By Joseph Chick
When I started running (around 10 years ago) I hated it. Sincerely and absolutely despised it. It was a means to an end, and that end was becoming a stronger mountain biker to better enjoy my time on the trails when I got out of NYC on the weekends. Running was a chore. Something I forced myself to do. Next month, I will be attempting to finish my second 100 mile endurance run with over 20,000 feet of climbing. Obviously, something has changed.
The early days
When I first started running, roughly a decade ago, going more than a mile was a battle. I was never a runner as a child, hated it when I had to do it for school or sports practice, and never considered doing it for “fun.” That was pure crazy in my mind; what about running could be “fun?” On half a whim, half the prodding of some of my training partners, I decided to enter my first 5K. I don’t honestly recall if I had ever run that distance prior to that race, but I know that I had never run it at a hard pace.
I recall the excitement and anxiety as I toed the line, eager to get started and at the same time completely nervous about what I was about to do. I honestly do not recall my finish time, but I do distinctly remember the searing in my lungs and the euphoria of crossing the finish line. I was pretty much instantly hooked on that feeling—of setting a goal and completing it. Almost immediately, I began looking for longer races to push myself. I wanted to run further, but at the same time I wanted to run faster. In less than a year, I ran my first full marathon and the feeling of finishing that race was beyond addicting.
Running as an outlet
As I continued to run more marathons (with the intention of running in as many different places as possible), my training obviously ramped up in mileage. For the record, I still didn’t enjoy it immensely. Not yet, anyway. But then, something strange started to happen...I found myself getting something more of out my runs, especially when I was stressed out, upset or had a lot on my mind. Running became a catharsis for me. An outlet, release and escape from my troubles. Over time, I came to yearn for runs when I was going through challenging times. The greater the stress, the more I wanted (and eventually almost needed) to run. And the longer I would run.
Discovering the love of running
In 2011, I moved from New York City to Southern Oregon. I honestly had no idea where I was moving to, or what I was getting myself into. I joined local running groups and ran local 5 and 10K races to meet people, and quickly got sucked into trail running community. I had never really done much running off roads (one or two trail races, but my training was almost exclusively in NYC, so pavement was all I knew). I had no concept of hills. Elevation change. Climbing and descending. Those 6 to 8 mile group runs out of our local running store felt harder than many of my long runs as a road runner. But very quickly, I fell in love with the trails, with being in nature, and the suffering, punishment and rewards they gave on a daily basis. That same year, I started running ultra-distance events, largely because it’s what people do out here, and the community I was running with was so supportive and encouraging, I honestly felt it was possible for me to push myself to run those distances.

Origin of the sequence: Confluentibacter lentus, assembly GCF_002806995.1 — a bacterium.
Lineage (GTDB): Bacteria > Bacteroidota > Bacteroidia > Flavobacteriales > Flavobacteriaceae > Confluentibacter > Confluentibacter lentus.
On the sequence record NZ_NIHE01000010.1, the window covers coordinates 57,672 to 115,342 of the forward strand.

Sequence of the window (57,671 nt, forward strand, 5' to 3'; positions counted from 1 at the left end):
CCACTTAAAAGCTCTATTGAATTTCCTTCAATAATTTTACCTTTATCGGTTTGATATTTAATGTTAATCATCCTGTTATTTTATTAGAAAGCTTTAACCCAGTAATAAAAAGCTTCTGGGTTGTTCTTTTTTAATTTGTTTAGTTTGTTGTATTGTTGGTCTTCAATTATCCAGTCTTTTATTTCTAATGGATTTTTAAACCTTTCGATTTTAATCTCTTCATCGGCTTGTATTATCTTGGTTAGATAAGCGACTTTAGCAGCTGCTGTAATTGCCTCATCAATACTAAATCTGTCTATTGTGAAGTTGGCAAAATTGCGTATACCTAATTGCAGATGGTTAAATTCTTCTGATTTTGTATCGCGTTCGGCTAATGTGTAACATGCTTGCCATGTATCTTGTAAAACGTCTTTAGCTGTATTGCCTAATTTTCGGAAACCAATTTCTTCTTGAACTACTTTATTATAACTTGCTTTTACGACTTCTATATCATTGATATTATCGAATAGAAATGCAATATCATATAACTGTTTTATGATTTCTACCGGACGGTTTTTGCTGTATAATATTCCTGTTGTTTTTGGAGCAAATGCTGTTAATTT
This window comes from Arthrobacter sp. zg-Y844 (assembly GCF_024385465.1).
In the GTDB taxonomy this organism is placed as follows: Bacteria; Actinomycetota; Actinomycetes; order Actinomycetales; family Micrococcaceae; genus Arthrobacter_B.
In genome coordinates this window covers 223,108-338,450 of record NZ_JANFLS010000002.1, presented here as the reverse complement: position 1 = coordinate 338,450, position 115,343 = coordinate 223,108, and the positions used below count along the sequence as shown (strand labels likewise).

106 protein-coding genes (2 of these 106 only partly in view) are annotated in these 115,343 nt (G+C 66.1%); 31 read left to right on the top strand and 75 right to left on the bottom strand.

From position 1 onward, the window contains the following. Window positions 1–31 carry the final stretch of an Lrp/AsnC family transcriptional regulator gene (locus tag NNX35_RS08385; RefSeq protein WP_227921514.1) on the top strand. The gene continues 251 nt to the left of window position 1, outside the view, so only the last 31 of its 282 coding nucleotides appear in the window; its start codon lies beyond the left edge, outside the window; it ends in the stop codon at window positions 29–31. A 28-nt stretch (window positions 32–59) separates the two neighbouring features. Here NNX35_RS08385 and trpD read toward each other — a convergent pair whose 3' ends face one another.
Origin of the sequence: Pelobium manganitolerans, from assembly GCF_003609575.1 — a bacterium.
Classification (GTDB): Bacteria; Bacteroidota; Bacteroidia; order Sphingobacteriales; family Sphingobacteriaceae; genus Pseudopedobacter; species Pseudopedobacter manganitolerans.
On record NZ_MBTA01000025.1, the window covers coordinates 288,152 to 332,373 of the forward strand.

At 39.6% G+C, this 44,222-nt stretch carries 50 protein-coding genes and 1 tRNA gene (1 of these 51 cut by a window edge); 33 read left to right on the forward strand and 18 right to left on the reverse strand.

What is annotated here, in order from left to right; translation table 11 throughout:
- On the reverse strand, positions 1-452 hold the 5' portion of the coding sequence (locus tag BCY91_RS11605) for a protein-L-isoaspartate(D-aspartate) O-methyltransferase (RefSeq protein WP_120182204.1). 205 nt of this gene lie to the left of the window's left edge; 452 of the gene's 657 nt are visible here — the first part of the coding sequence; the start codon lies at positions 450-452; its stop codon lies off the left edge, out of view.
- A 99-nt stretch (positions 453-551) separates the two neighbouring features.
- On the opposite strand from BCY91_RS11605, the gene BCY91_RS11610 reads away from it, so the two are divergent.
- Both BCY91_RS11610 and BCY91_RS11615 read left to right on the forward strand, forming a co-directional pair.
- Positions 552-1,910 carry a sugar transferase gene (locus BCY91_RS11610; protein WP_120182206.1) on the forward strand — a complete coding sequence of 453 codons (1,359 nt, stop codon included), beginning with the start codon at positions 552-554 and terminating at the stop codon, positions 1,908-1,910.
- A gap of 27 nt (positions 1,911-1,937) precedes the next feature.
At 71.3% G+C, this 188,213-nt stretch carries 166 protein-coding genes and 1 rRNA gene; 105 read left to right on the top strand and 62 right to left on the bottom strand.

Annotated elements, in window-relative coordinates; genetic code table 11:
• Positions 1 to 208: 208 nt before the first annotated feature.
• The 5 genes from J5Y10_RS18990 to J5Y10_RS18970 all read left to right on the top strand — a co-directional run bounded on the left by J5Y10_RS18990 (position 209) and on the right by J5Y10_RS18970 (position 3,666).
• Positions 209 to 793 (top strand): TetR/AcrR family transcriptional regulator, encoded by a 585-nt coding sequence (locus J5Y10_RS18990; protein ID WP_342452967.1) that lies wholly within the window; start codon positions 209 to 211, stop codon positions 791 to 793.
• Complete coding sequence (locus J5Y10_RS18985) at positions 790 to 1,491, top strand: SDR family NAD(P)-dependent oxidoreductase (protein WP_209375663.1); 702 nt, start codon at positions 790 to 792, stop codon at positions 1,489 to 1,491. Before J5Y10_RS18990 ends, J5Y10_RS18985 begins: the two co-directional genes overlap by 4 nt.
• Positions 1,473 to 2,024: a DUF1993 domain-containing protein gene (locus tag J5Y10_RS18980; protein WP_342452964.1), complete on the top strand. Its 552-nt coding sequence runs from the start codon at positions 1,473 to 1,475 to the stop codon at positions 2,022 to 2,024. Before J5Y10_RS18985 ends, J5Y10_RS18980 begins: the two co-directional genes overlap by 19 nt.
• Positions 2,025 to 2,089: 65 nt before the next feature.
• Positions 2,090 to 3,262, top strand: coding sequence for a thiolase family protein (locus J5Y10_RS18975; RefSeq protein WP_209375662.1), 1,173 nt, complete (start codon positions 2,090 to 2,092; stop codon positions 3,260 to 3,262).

What running has done for me
In the past year alone, my mother has been diagnosed with cancer, and continues to keep fighting. Her spirit inspires me to push myself, to never give up, and to keep focused on the positive. Her strength is something I constantly draw on. A few months ago, my fiancé left me a few months prior to our wedding date. This was completely out of left field for me, and absolutely devastating. I shudder to think what I would have done had I not had running.
The old me had much less healthy coping mechanisms, was self-destructive and never really helped me get through my problems. I’ve been fortunate to have my sport to fall back on, the trails are my therapy, and have allowed me to get through some of the biggest battles of my life while remaining positive and focused on what I am grateful for. I urge everyone to find their “thing.” For me it’s running. It’s what keeps me sane, focused on what I can change and accept what I cannot, and allows me a healthy release for my stresses and burdens. If you can find that, that one thing you are passionate about, you will develop a true love for whatever that is, and it will always love you back.
Joseph Chick is a Project Manager for a non-profit by day, with an educational background in both psychology and business. He runs up to 10 races a year, usually with one “focus race” each year (this year is the Tahoe Rim Trail 100 in July, where he hopes to improve on his Pine 2 Palm 100 time from last year). He is inspired by anyone who is trying to push themselves, be it for a top 10 finish at a 100 mile race or someone running their first ever mile.
Recently, Joseph lost his mother. He is dedicating the Tahoe Rim 100 run to her memory and will run it in honor of her amazing positive attitude, her love for living life to the fullest, and most of all, all the amazing gifts she has given this world.